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Tilak Rishi, born in India, has been working as a career corporate executive, after doing his MBA. Passionately pursuing his hobby for writing, he also remained a regular contributor to newspapers in India and the U.S. Many true happenings and characters he came across in life, including interaction with former president Bill Clinton, inspired Paradise Lost and Found, his first novel. A family saga, it starts from Kashmir, when this paradise on earth is lost for the tourists who thronged in thousands every year to enjoy its scenic splendor. Terrorists have turned it into one of the most dangerous places in the world. The family is not only a witness to the loss of this paradise, but also to another tragedy of much bigger magnitude. In the aftermath of the partition of India, along with millions uprooted from their homes in Pakistan, the family leaves behind all that it has in Lahore. Starting from a scratch on the difficult path to progress, it still has many joyful moments when along the way it makes a difference in many a life. The survival-to-success story climaxes in California where the family finds the paradise that was lost in Kashmir.

Wednesday, September 07, 2016

Greetings On Ganesh Chaturthi

Dear Amitji,

“Greetings for Ganesh Chaturthi .. Ganapati enters our homes on the 5th and leaves after 11 days .. immersed in the sea here in Mumbai .. with the prayer and the hope that he shall return again soon .. to adorn our homes, our lives and our living ..”
(DAY - 3079)

Sir, happy Ganesh Chaturthi to all and prayers to Him to bless our homes with  peace and prosperity. Wish you a great visit tomorrow, September 6, to ‘the great Lal Bagh cha Raja ‘murty’, the most popular place of seeking blessings from the Lord ..’. I always made it a point to visit the great Lal Bagh cha Raja whenever I came to my company headquarters for some work. Godrej, before moving to their very big complex in Vikhroli, were located at Lal Bagh, very near to the seat of the Lord. Ganesh Chaturthi was celebrated at big scale, not only at the Head Office in Lal bagh, but also at the New Delhi branch, in which vast majority of service staff were from Mumbai and worshipped Ganpati Bappa Morya with great enthusiasm on Ganesh Chaturthi. It was a holiday in the company, but we all came specially for sometime to perform Ganesh puja at the office premises.

Sir,  American reverence for Hindu Gods is not new. President Obama himself was reported keeping a small locket of Hanuman in his pocket as a lucky charm during his Presidential campaign.  Tom Brady, who is arguably one of the greatest quarterbacks in American football, keeps a four-inch statuette of Ganesha, believing him to be a ''remover of obstacles'' - and who better needs obstacles to be removed than the playmaker in the rough and tumble game? Brady's Ganesha devotion came to light after journalists crowded around his locker after the quarterback led his team New England Patriots to a fourth Super Bowl title last week. Prominently displayed in the locker, reported USA Today, ''was a four-inch bronze elephant-headed statue - Ganesha, the Hindu God. Or as Brady quietly told a visitor, 'The remover of obstacles.'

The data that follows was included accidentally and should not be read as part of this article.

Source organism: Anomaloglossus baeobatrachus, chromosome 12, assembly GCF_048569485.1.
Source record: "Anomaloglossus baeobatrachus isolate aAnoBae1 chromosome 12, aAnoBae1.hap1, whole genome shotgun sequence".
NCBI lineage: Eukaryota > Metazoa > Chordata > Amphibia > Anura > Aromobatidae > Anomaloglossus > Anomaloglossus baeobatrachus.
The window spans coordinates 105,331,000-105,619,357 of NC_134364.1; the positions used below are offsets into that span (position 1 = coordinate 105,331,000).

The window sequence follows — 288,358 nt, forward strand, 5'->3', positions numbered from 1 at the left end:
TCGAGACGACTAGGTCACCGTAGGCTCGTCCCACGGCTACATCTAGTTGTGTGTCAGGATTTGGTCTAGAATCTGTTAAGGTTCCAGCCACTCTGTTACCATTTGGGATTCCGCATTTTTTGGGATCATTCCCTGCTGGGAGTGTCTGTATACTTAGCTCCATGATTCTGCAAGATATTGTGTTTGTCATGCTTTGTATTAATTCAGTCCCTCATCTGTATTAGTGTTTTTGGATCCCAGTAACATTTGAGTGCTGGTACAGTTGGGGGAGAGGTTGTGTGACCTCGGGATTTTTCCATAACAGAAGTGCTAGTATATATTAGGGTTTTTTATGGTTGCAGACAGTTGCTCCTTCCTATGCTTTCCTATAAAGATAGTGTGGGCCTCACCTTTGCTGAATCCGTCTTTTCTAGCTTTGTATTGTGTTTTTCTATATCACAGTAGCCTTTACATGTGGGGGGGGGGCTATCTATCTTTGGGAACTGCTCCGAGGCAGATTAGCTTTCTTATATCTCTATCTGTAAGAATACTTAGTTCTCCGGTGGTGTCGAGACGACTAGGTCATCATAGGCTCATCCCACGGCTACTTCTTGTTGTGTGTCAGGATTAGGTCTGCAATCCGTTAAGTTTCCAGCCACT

Lord Ganesha appears to be becoming the favorite of museums in America and the West.Many prestigious museums already own sculptures and other artifacts of Lord Ganesha. Internationally renowned Portland Art Museum recently acquired an 11th century Lord Ganesha sculpture for around $69,000. Various renowned museums in USA which have acquired Lord Ganesha statues and other artifacts include Metropolitan Museum of Art, New York; Ackland Art Museum in Chapel Hill, North Carolina: Los Angeles County Museum of Art, California; Asian Art Museum in San Francisco, California; Virginia Museum of Fine Arts in Richmond, Virginia; Norton Simon Museum in Pasadena, California; Museum of Art and Archaeology in University of Missouri-Columbia, Missouri; Cleveland Museum of Art in Ohio; Mingei International Museum in San Diego, California; American Museum of Natural History, New York; Philadelphia Museum of Art in Pennsylvania; Walters Art Museum in Baltimore, Maryland; etc.

The religion of the earliest known North American Indians bears many analogies to and apparently has sprung up from the same ultimate sources as our own venerable Sanatana Dharma, a fact that is evidenced by their rituals and religious beliefs and symbols. One of Lord Ganesha's oldest symbols, the swastika, was one of the central motifs used in the designs and patterns of many American Indian tribes and is still seen today in their beautiful blankets and pottery. So the great God Ganesha is not really new to the Western countries, but quite old. As Hinduism emerged in North America in the twentieth century, Ganesha led the way. One of the first traditional temples to be built was the large Maha Ganapati Temple in Flushing, New York. It is in this twentieth century, in the decades of the 70s and 80s, that Lord Ganesha came to be traditionally enshrined in magnificent multi-million-dollar Hindu temples. We find Him in New York, Pittsburgh, Chicago, Concord, Livermore, Fremont, Denver, Houston, Nashville, and hundreds of other places. Ganesh Chaturthi is celebrated by various Associations of North America in Temples across USA, the biggest being in Philadelphia. Since 2005 the festival is conducted every year in Bharatiya Temple, Chalfont, Pennsylvania. The 10 days are marked by processions, devotional programs, cultural events, India filmi-orchestra and a weekend carnival. While the Marathi community plays a big role in organising the festival, participation from all communities such as Gujarati, Tamil, Telugu, North Indian, Bengali etc. is seen as the reason for its success and uniqueness.

With regards and best wishes for PINK

Tilak Rishi


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